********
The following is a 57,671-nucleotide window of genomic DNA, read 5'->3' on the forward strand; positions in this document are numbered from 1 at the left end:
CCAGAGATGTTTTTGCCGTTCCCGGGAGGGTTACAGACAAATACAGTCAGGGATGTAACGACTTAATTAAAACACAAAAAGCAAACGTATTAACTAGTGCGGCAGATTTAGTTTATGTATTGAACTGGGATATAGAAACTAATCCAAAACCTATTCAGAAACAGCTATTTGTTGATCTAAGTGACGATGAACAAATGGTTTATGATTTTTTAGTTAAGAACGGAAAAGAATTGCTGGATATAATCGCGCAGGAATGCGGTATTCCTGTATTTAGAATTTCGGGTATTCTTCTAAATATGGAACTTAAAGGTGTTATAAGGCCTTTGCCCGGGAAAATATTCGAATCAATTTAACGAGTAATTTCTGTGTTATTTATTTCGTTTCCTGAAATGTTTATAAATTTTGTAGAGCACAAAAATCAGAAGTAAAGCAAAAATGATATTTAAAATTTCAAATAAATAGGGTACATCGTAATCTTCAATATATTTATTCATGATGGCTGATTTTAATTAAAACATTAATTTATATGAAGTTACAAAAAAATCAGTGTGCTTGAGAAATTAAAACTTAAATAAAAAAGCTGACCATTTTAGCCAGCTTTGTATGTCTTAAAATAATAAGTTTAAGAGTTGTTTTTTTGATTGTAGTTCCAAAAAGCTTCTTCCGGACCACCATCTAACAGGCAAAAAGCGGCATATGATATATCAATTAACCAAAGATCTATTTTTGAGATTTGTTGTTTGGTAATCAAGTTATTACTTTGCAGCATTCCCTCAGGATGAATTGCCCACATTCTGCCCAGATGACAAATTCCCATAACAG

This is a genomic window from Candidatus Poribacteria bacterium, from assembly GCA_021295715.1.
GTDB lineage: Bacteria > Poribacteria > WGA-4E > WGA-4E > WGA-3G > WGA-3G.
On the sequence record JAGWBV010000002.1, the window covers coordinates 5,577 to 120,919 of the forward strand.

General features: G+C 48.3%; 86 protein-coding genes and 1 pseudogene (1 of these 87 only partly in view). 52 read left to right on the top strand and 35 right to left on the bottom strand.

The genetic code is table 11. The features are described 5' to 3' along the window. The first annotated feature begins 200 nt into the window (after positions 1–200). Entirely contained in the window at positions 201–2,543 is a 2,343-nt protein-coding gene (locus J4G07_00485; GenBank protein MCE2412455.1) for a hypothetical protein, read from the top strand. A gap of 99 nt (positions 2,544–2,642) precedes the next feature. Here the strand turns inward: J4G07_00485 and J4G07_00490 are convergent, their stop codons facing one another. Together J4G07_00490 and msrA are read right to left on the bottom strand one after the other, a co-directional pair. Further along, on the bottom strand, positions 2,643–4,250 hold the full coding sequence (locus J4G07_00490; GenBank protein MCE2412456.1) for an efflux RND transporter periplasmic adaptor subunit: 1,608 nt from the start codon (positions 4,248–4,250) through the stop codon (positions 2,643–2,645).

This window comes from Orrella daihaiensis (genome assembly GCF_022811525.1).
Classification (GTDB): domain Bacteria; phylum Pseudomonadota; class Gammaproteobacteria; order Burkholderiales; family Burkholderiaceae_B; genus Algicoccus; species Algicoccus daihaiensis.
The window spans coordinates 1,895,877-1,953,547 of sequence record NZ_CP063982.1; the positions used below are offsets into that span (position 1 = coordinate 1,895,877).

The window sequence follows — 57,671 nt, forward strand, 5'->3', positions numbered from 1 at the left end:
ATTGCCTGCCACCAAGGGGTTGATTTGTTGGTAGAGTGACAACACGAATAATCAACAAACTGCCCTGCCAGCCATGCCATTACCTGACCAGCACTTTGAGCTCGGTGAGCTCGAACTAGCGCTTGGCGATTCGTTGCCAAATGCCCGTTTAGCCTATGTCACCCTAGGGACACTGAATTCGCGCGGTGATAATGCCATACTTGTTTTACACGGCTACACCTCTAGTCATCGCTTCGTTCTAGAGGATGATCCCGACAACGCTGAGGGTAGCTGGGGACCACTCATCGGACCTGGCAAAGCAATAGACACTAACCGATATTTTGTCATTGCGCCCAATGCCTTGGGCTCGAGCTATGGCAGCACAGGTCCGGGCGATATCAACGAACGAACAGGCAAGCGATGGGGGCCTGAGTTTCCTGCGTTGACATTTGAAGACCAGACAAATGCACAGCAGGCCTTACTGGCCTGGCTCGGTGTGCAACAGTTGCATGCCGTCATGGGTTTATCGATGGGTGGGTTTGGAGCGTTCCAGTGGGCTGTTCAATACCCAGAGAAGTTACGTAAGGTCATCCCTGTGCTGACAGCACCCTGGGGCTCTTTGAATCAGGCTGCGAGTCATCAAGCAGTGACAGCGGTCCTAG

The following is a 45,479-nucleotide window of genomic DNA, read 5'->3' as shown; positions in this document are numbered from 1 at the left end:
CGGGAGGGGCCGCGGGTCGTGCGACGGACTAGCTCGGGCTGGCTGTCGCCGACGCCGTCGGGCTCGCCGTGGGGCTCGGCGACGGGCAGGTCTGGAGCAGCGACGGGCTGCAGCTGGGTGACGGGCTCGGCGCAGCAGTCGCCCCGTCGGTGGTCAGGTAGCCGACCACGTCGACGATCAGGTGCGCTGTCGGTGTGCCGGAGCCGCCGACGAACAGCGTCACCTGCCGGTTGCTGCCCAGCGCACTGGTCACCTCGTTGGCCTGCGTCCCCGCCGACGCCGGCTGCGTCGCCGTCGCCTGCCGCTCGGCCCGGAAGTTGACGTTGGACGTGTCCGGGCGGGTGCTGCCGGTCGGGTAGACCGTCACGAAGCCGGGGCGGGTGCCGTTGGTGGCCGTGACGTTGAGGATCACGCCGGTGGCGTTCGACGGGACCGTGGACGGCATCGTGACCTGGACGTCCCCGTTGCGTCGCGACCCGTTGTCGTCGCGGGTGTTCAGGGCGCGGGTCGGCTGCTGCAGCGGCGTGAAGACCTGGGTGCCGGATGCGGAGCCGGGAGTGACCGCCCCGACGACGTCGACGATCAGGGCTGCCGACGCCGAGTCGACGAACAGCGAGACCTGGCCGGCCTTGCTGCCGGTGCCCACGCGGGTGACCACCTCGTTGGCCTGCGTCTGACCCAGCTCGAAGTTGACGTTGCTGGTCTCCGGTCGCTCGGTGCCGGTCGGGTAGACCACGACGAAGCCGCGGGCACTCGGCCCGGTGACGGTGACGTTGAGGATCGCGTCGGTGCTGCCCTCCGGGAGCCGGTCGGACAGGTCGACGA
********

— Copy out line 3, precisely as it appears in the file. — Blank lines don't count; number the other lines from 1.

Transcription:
This is a genomic window from Candidatus Poribacteria bacterium, from assembly GCA_021295715.1.